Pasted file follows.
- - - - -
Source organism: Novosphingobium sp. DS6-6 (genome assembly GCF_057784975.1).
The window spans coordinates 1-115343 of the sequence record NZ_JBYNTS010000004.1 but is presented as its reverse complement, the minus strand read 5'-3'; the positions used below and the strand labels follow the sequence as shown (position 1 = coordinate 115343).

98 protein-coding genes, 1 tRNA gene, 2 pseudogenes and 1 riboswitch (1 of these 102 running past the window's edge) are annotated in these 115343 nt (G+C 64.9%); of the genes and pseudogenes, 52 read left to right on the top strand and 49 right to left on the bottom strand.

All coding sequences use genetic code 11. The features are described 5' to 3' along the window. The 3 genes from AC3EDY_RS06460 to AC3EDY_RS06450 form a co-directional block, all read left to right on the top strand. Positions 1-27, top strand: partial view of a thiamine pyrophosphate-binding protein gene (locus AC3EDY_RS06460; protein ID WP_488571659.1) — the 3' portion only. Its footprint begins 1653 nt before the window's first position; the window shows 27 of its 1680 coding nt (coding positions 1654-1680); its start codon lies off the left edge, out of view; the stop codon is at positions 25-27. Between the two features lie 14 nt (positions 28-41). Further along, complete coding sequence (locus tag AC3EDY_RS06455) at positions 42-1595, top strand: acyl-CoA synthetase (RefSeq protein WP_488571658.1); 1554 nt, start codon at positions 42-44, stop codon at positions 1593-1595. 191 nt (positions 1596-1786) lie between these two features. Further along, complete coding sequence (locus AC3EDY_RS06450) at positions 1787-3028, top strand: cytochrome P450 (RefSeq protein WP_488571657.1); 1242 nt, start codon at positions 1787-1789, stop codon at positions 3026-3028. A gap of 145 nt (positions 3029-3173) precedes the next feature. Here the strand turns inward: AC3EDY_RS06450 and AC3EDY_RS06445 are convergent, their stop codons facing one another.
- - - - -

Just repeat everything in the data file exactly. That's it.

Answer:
Source organism: Novosphingobium sp. DS6-6 (genome assembly GCF_057784975.1).
The window spans coordinates 1-115343 of the sequence record NZ_JBYNTS010000004.1 but is presented as its reverse complement, the minus strand read 5'-3'; the positions used below and the strand labels follow the sequence as shown (position 1 = coordinate 115343).

98 protein-coding genes, 1 tRNA gene, 2 pseudogenes and 1 riboswitch (1 of these 102 running past the window's edge) are annotated in these 115343 nt (G+C 64.9%); of the genes and pseudogenes, 52 read left to right on the top strand and 49 right to left on the bottom strand.

All coding sequences use genetic code 11. The features are described 5' to 3' along the window. The 3 genes from AC3EDY_RS06460 to AC3EDY_RS06450 form a co-directional block, all read left to right on the top strand. Positions 1-27, top strand: partial view of a thiamine pyrophosphate-binding protein gene (locus AC3EDY_RS06460; protein ID WP_488571659.1) — the 3' portion only. Its footprint begins 1653 nt before the window's first position; the window shows 27 of its 1680 coding nt (coding positions 1654-1680); its start codon lies off the left edge, out of view; the stop codon is at positions 25-27. Between the two features lie 14 nt (positions 28-41). Further along, complete coding sequence (locus tag AC3EDY_RS06455) at positions 42-1595, top strand: acyl-CoA synthetase (RefSeq protein WP_488571658.1); 1554 nt, start codon at positions 42-44, stop codon at positions 1593-1595. 191 nt (positions 1596-1786) lie between these two features. Further along, complete coding sequence (locus AC3EDY_RS06450) at positions 1787-3028, top strand: cytochrome P450 (RefSeq protein WP_488571657.1); 1242 nt, start codon at positions 1787-1789, stop codon at positions 3026-3028. A gap of 145 nt (positions 3029-3173) precedes the next feature. Here the strand turns inward: AC3EDY_RS06450 and AC3EDY_RS06445 are convergent, their stop codons facing one another.